National Geographic explores the legend and the myth
For the eager prankster, nothing beats April Fools' Day, a light-hearted tradition that's several hundred years old.
"A lot of people think [April Fools' Day] is just obnoxious, and just wish it would stop," said Alex Boese, curator of the Museum of Hoaxes in San Diego, California.
"But people who love pranks really love the day and refuse to give up the tradition. They're the ones who keep it alive."
Boese notes, however, that the number of pranks in the home and at the office has decreased in recent years in the United States, and has been replaced by large institutionalized media hoaxes, he said.
Happy New... Spring?
The origins of April Fools' Day are shrouded in mystery, experts say.
The most popular theory is that France changed its calendar in the 1500s so that the New Year would begin in January to match the Roman calendar instead of the start of spring in late March or early April.
However word of the change traveled slowly, and many people in rural areas continued to celebrate the New Year in the spring. These country dwellers became known as "April fools."
Boese, who has studied the holiday's origin, disagrees with that interpretation.
"[The French] theory is completely wrong, because the day that the French celebrated the beginning of the year legally was Easter day, so it never really was associated with April first," he said.
"Traditionally it was only a legal start to the year—people in France did actually celebrate [the New Year] on January first for as long as anybody could remember."
Joseph Boskin, professor emeritus of American humor at Boston University, has offered his own interpretation of the holiday's roots—as a prank.
In 1983, Boskin told an Associated Press reporter that the idea came from Roman jesters during the time of Constantine I in the third and fourth centuries A.D.
As the story goes, jesters successfully petitioned the ruler to allow one of their elected members to be king for a day.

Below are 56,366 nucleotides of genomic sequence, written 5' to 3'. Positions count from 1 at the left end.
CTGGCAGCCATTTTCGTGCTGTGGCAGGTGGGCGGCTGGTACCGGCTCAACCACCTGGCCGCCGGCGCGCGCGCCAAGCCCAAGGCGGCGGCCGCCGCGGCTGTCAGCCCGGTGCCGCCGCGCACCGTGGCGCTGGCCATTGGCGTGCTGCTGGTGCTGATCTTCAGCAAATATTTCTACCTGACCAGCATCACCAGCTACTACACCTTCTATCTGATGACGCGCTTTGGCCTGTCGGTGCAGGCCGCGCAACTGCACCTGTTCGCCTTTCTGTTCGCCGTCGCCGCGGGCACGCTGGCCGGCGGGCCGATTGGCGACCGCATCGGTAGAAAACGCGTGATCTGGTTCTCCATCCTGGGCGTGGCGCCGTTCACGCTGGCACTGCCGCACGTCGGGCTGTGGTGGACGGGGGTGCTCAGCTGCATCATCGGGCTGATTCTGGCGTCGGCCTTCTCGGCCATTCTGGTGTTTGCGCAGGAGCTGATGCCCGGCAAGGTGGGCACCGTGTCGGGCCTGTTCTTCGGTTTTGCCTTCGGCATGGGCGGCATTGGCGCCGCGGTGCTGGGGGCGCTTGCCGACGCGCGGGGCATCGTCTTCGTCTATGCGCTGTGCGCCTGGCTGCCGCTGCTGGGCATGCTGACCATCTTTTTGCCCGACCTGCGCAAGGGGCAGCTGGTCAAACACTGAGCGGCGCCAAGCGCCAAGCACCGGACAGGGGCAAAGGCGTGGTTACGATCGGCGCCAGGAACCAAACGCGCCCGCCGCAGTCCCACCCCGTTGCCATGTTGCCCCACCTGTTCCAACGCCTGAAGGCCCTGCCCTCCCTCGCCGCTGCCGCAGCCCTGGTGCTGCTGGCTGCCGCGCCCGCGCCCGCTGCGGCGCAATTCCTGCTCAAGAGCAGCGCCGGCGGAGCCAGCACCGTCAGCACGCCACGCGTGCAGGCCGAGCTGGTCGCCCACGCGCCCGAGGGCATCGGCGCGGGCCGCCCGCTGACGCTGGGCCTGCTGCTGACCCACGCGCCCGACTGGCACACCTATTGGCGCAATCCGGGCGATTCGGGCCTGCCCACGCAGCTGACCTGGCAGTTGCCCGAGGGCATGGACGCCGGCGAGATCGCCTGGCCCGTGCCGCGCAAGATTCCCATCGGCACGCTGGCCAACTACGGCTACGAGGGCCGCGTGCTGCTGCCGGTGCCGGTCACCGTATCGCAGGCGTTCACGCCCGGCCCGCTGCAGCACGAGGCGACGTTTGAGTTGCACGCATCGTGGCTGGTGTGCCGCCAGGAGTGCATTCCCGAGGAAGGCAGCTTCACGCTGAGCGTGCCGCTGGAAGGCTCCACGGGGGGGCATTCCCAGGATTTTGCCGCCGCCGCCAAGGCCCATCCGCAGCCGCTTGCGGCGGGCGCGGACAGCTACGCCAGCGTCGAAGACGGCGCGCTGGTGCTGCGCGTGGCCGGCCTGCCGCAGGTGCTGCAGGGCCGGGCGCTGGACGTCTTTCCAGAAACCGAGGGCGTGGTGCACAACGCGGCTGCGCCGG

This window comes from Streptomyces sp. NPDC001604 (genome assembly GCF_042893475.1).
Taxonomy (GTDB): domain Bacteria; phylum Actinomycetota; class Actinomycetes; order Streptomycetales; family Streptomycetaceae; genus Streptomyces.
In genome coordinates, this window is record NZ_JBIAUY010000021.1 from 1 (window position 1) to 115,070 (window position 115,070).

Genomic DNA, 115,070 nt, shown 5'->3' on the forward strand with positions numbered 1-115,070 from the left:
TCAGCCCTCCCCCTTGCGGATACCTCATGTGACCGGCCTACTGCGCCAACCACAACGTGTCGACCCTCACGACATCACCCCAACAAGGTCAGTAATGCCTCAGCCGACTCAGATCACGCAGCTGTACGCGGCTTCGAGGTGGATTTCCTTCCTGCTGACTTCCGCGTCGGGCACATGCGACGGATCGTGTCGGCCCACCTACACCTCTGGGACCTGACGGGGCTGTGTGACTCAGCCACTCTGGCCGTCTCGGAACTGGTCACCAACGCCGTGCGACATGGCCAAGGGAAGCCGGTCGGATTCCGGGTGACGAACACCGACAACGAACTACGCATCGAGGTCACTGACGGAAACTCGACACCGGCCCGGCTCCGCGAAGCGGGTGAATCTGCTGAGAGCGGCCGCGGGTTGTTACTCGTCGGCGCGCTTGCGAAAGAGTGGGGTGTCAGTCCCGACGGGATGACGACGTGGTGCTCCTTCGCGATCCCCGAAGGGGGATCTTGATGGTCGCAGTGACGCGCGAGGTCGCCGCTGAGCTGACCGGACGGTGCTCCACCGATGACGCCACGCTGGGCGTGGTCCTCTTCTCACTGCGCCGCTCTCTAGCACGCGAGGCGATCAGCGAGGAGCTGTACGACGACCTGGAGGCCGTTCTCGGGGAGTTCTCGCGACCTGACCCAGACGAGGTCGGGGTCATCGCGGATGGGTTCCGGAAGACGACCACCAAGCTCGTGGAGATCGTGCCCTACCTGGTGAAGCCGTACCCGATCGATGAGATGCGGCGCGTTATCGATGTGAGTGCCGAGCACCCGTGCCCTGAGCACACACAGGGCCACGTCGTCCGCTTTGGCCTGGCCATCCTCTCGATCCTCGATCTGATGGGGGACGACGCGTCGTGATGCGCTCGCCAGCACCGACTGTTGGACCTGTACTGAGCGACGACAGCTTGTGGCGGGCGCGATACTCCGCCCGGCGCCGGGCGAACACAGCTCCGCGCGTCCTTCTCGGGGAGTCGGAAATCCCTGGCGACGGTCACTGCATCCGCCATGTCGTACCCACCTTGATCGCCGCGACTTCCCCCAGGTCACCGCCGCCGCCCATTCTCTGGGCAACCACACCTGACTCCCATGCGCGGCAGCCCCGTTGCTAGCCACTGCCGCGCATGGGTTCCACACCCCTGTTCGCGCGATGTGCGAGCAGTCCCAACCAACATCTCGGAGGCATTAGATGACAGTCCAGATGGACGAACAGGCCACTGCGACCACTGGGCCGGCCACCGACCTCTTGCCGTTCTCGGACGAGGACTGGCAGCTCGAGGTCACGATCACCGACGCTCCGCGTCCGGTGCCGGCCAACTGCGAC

So, on April first, Constantine handed over the reins of the Roman Empire for one day to King Kugel, his jester. Kugel decreed that the day forever would be a day of absurdity.
Kugel, incidentally, is an Eastern European dish that one of Boskin's friends had been craving.
Though the news agency was less than thrilled about the gambit, "I thought I should have been complimented for a quacky, quirky story that was fitted to the occasion," Boskin said.
Humor and pranksters can offer society some much-needed perspective, he added.
"Good humorists are basically secular shamans—they both heckle society on one hand and heal it on the other."
Boese of the Museum of Hoaxes also points out the day is an outlet for social inequalities to be openly confronted. For example, street urchins used to play April Fools' Day tricks on London gentlemen in the 1800s.
However, fictional humor is slowly giving way to factual absurdities in popular culture, experts say.
One needs to look no further than the Ig Nobel prizes awarded every year for scientific research.
This year's Ig Nobel prize for medicine went to researchers who published an article on sword swallowing and its side effects—in the eminent British Medical Journal, no less.
"We keep inventing fewer things simply because we keep finding it is impossible to compete with reality," said Marc Abrahams, creator of the Ig Nobel Prizes and editor of the Annals of Improbable Research.
In March, the journal describes Philip M. Parker, who has invented a book-writing machine that scours a database of information to churn out a book in 20 minutes. The device has helped him author more than 300,000 titles—85,000 of which are for sale on Amazon.com, including the "2007-2012 Outlook for Lemon-Flavored Water in Japan" and "Webster's English to Zarma Crossword Puzzles: Level 1."
"The real stuff is funnier simply because it is real," Abrahams said.
"In that sense, the things that are real and funny are a superior form of [an] April Fools' joke, because you can tell them and people will think you are making it up."